In the second part of his look at the impact of the historical figure of Imhotep, Matt Szafran charts the character’s role in recent mummy movies. An exhibition on this topic is under discussion…
In Part 1 we considered the ancient, and modern, cultists of Imhotep and what they worshipped. Today, outside of Egyptology and medical history, Imhotep is most known for giving his name to characters in popular culture – especially in monster movies (although not exclusively). To the proverbial ‘person on the street’ the name of Imhotep is only known from popular culture, predominantly through representations in movies. The name Imhotep was first seen used on film for Boris Karloff’s titular character in The Mummy (1932), however in more recent times the name is probably best known for Arnold Vosloo’s portrayal in The Mummy (1999) and reprised in The Mummy Returns (2001).
Whilst the Imhotep of these productions is a priest, this is essentially where the similarity to the real-world Imhotep ends. Unfortunately none of these representations draw any historical parallel or venerate Imhotep for his intellect, ingenuity or medical prowess and instead depict him as a (virtually) unstoppable force, with a host of supernatural powers, acting as a malevolent force working against the movies’ protagonists to bring about the end of the world.
The 1932 Imhotep worked alone, and the movie did not contain any form of cult to him. In his 1999 outing Imhotep does have followers, however Imhotep’s cultists are essentially portrayed as mindless slaves who follow Imhotep in a mob chanting his name and used as mindless instruments to enact their master’s will. It is not until the 2001 reprisal that we see a more recognisable cult to Imhotep.
This version of a cult of Imhotep is evident in the movie through their ‘uniform’ of red and black robes and turbans – something more akin to the modern day context of a cult member. This cult appears to mostly be comprised of thugs, with little interest in the worship and adoration of Imhotep and his achievements, as with their ancient world counterparts, and more interested in the strength and power granted Imhotep in the 1999 movie’s ‘Hom-Dai’ ceremony (itself issued as punishment for Imhotep’s adulterous actions with the wife of the king). These movie cultists wish to use Imhotep as a mindless force for destructions, something which is diametrically opposite to the real-world cultists who venerated Imhotep’s wisdom and powers of healing.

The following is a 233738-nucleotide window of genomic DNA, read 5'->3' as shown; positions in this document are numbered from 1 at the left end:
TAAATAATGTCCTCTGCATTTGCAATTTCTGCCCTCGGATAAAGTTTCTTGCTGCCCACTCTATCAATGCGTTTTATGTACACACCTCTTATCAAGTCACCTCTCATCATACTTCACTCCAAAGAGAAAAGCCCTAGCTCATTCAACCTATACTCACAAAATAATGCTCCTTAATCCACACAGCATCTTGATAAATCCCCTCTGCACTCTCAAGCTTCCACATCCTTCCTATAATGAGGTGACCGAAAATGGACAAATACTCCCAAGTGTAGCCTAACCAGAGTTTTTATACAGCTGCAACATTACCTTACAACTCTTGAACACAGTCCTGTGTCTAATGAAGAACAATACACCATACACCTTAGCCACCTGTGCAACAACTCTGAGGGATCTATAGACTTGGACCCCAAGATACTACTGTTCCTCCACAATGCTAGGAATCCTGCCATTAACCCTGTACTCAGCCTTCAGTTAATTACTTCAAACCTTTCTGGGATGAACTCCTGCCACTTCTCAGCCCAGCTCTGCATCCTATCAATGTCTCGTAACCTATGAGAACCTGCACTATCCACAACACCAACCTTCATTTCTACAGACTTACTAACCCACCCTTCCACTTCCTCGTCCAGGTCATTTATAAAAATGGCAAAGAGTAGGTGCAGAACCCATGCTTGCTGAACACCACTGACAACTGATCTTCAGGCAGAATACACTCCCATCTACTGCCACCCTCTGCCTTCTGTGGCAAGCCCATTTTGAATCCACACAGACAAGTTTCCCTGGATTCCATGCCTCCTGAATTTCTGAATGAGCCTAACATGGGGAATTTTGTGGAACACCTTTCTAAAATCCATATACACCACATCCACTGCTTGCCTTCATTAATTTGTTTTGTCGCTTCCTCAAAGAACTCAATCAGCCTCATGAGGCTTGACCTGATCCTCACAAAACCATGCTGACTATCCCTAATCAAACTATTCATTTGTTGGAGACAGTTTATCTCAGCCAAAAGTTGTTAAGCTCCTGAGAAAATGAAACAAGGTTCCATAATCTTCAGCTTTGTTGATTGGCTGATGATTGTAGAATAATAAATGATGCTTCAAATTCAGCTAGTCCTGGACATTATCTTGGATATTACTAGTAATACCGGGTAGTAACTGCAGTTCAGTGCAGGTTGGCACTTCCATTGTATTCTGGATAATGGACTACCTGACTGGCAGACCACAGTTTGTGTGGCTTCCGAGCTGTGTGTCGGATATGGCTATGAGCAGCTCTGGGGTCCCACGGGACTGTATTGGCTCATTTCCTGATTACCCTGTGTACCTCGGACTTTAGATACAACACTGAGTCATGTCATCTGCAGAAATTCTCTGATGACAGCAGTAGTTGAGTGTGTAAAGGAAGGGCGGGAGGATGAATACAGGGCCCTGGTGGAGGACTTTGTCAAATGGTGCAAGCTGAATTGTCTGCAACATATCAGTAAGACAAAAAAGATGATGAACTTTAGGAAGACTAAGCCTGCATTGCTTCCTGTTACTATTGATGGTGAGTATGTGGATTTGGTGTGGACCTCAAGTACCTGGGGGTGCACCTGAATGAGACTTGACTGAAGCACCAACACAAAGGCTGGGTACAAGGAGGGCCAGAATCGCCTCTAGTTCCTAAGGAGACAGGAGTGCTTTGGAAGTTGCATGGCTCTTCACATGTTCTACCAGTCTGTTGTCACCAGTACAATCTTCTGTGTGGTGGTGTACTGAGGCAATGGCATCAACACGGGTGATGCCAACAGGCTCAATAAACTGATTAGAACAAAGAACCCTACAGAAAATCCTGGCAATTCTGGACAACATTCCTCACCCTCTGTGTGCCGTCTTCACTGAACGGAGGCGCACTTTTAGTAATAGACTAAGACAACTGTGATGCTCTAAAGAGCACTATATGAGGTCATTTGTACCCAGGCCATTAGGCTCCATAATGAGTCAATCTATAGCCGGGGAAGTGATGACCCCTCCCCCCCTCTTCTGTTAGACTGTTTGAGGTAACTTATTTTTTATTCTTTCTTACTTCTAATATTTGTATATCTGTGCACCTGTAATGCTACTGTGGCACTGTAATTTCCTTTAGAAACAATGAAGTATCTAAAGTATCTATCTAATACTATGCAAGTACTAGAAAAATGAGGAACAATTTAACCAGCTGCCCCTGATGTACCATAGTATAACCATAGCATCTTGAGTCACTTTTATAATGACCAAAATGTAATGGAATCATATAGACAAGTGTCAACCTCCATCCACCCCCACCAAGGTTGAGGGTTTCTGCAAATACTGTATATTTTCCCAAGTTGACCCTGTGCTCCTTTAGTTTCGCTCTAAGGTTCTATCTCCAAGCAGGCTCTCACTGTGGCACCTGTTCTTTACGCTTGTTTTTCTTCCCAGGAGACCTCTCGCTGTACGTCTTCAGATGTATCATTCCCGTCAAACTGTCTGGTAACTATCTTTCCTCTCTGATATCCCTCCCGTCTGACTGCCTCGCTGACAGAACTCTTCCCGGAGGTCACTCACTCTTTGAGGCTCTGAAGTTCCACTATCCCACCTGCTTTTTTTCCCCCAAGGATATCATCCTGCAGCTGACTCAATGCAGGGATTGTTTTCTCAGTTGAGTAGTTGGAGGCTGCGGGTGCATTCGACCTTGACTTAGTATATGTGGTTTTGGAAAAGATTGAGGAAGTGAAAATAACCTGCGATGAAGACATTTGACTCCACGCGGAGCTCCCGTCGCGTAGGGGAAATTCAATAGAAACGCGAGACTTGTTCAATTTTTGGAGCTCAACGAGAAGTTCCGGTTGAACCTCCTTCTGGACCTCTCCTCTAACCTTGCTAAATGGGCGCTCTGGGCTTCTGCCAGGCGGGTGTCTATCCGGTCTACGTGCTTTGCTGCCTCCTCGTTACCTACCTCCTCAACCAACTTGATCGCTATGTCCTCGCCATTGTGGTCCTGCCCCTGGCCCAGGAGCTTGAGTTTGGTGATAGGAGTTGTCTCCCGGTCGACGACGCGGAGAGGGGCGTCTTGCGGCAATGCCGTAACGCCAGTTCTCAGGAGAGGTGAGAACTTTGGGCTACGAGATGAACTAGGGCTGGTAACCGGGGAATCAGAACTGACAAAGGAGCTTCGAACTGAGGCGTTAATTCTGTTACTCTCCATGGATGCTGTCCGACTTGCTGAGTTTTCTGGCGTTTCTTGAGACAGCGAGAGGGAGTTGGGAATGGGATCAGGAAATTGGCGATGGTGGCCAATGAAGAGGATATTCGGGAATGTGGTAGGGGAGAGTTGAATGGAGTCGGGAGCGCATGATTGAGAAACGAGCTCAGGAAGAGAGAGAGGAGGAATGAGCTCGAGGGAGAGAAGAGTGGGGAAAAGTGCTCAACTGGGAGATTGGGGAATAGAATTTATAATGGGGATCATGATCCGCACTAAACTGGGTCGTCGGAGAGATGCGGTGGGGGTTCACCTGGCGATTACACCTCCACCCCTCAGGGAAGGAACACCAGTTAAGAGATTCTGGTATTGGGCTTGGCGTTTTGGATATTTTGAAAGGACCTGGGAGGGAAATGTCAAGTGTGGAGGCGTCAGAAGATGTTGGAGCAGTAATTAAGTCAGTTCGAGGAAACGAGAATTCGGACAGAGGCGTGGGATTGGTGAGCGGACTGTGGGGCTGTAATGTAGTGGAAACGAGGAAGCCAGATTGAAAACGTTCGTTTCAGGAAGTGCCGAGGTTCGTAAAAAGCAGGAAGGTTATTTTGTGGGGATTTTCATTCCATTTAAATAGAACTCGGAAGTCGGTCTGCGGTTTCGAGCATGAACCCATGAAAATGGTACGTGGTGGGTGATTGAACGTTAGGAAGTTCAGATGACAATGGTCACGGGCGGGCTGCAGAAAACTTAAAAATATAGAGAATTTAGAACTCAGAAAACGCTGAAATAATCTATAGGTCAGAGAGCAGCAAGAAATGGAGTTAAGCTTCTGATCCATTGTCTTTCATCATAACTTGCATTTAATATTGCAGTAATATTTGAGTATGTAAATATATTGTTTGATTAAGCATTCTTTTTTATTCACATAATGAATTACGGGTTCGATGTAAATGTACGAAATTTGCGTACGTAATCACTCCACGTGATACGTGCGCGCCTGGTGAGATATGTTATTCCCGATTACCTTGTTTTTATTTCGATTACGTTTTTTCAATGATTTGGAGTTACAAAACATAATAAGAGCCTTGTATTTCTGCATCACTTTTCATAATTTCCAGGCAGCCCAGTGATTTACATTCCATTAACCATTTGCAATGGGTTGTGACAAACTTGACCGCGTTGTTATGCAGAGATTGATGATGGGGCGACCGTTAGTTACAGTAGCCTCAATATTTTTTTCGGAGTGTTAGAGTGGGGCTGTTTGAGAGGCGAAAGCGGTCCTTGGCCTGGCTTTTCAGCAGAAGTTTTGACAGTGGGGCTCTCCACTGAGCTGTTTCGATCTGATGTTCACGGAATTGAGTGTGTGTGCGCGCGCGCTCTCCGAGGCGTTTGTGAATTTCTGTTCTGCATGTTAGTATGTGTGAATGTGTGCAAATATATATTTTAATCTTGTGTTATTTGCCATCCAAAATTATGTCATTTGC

It is only the cult leader, Alun Armstrong’s Baltus Hafez character, who demonstrates any form of academic inclination in his role as curator at the British Museum. Even so, Hafez is still always seen in his uniform red and black turban – even when wearing civilian clothing. Hafez does perform rituals to Imhotep however rather than trying to take on Imhotep’s attributes, as with ancient the ancient cultists, these are instead almost the opposite and are to essentially attempt to control Imhotep – analogous to the use of a golem or a voodoo zombie. The Hafez character leads his cult in pursuit control of the ‘armies of Anubis’, hoping to use Imhotep as a ‘blunt instrument’ to further this goal, in a bid for world domination – something Campbell has assured me is not the typical behaviour for Egyptology curators!
We therefore see that the popular culture depictions of the cult of Imhotep bear very little resemblance to that of the ancient cults; instead of focussing on knowledge they focus only on the power Imhotep could bring them. It should also be noted that the Ancient Egyptians viewed the mummy, or saH, as a ritually purified divine entity and not something which should be ‘re-animated’ for use under the control of a cult to abuse its power.
It is unfortunate that most people will only know this nefarious power-hungry version of Imhotep and that Hollywood has subverted the name of the original man and his undeniable achievements and influence. Today only scholars of Egyptology truly know the reality and extent of achievements of Imhotep – at least until a more accurate version of him graces the silver screen.
– Matt Szafran